I roomed with the same guy for sophomore through senior years of college; we met on our freshman hall, but the Office of Residence Life had randomly assigned us to other roommates in suites across the hall from each other. Neither of us got along terribly well with those roommates, as it happened. It was a classic grass-is-greener scenario: I thought my roommate was spoiled, entitled and thoughtless, and that he had basically taken over our entire living space because he had never had to share a room with anyone in his life; my friend's roommate seemed like a nice enough, considerate enough guy by contrast. My friend actually agreed with me that my roommate was spoiled, entitled and thoughtless, he was simply convinced that his roommate was way worse to live with, for different reasons.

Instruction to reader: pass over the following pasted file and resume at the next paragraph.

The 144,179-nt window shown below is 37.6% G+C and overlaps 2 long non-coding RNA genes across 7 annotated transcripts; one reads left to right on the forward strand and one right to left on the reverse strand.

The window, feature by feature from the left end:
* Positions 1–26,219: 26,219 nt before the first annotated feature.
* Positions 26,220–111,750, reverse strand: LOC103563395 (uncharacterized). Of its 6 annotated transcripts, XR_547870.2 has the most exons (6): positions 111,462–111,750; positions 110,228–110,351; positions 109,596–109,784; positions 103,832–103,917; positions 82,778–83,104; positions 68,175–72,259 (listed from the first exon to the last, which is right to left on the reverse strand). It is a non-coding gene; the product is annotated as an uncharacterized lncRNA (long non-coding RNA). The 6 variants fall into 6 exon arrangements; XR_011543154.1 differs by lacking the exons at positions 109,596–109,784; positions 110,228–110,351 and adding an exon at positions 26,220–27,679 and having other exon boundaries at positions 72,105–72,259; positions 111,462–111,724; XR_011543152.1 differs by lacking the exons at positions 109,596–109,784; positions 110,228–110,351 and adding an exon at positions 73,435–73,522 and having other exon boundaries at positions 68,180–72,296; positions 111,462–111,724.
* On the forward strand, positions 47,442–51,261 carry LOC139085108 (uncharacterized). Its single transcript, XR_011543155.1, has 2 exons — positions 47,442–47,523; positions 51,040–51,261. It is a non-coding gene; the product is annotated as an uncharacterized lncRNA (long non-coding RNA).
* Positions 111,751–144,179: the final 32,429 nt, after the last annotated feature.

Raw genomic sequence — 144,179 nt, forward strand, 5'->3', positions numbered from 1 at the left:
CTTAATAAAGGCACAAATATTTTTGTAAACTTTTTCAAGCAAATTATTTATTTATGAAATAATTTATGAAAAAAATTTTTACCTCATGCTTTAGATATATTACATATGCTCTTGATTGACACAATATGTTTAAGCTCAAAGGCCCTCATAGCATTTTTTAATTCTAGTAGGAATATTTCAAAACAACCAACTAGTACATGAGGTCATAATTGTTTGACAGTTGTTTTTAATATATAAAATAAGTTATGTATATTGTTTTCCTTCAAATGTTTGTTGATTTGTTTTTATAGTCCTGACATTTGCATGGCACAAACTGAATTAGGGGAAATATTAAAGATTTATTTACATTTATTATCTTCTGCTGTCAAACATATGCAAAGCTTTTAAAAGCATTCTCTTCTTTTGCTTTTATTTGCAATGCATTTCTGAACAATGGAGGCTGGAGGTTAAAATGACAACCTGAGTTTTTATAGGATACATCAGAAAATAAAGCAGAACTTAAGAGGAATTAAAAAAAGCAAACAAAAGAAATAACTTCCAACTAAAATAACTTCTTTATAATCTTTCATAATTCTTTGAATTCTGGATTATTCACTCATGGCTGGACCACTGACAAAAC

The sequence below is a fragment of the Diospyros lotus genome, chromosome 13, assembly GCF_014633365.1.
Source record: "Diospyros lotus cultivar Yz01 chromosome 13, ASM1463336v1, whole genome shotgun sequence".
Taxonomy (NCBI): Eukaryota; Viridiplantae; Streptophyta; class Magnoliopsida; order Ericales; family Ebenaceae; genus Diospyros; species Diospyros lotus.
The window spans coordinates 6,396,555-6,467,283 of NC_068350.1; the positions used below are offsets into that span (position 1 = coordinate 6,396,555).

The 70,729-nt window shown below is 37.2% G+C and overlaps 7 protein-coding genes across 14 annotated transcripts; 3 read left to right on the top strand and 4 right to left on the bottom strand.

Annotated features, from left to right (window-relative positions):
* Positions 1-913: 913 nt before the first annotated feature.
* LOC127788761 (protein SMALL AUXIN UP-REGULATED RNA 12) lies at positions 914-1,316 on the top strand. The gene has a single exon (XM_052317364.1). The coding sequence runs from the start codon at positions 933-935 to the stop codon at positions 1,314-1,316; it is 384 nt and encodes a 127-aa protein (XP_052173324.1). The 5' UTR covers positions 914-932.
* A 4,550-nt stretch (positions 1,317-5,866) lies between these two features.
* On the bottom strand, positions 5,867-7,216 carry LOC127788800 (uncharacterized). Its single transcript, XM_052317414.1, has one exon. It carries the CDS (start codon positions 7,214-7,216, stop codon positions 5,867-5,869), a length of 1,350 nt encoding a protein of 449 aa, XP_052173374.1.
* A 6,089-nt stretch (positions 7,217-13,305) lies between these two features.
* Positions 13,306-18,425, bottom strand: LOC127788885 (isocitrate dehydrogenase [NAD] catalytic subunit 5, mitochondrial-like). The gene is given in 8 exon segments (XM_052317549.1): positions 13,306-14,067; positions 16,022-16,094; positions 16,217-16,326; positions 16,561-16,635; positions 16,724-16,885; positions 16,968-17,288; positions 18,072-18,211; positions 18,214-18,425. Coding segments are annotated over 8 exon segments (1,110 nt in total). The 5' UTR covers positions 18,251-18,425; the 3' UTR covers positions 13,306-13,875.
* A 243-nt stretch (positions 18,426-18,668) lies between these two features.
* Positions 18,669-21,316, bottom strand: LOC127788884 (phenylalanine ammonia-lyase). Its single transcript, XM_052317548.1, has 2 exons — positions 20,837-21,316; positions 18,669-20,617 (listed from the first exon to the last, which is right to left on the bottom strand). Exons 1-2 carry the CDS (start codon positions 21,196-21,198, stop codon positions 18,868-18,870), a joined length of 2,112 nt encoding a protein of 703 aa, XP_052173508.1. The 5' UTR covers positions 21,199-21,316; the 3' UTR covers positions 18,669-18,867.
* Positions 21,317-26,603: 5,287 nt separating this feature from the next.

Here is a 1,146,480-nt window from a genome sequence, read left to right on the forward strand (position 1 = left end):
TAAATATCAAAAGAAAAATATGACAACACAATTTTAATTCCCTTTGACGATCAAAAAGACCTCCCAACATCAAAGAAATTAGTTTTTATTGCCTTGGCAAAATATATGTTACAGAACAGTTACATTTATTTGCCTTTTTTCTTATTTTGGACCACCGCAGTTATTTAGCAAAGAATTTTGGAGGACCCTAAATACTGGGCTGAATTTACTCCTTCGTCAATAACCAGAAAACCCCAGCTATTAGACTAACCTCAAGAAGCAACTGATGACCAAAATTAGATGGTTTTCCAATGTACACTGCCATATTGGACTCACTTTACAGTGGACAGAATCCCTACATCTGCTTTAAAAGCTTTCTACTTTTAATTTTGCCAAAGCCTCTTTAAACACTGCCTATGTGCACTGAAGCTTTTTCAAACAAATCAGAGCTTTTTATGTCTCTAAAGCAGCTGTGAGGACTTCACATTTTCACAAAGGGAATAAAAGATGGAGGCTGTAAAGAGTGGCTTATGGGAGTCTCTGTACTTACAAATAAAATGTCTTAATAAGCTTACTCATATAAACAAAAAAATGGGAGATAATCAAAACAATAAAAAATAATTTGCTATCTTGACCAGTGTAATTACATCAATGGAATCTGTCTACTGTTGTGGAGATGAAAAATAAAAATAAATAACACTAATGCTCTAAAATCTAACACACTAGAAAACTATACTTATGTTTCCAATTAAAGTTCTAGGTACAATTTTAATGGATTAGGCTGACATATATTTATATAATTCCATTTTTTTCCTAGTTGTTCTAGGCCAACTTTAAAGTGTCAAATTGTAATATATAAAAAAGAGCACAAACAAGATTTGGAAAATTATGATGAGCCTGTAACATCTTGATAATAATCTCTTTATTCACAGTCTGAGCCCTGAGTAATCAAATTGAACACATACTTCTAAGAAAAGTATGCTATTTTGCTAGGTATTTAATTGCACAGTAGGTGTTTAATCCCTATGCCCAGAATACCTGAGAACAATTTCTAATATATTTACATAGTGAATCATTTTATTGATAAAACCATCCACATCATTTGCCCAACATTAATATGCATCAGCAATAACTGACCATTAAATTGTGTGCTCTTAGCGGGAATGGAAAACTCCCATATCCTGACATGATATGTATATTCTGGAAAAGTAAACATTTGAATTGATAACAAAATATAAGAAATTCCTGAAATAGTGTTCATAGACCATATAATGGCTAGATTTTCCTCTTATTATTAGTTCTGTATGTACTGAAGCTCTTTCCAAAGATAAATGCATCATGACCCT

It started out with very minor tics that cumulatively drove my friend up the wall, but things took a great leap forward (or backward, in terms of roommate-relations) when my friend's roommate started dating a girl in our class. And even I had to admit that they were a fairly nauseating couple, with a tendency towards giggly babytalk and overt PDA with one another no matter who else was around. It was pretty rough. I don't remember exactly when the romance began, but my best guess is that it was right at the beginning of our second freshman semester, because they were still in the throes of making puppy-eyes at one another when spring sprung around campus. And one day they went for a hand-holding stroll, and came home (ha, I mean "home", to my friend and his roommates dorm room, of course) with a couple of branches of blossoms they had snagged along the way, which they proceeded to put in a cup of water on top of the roommate's bookcase.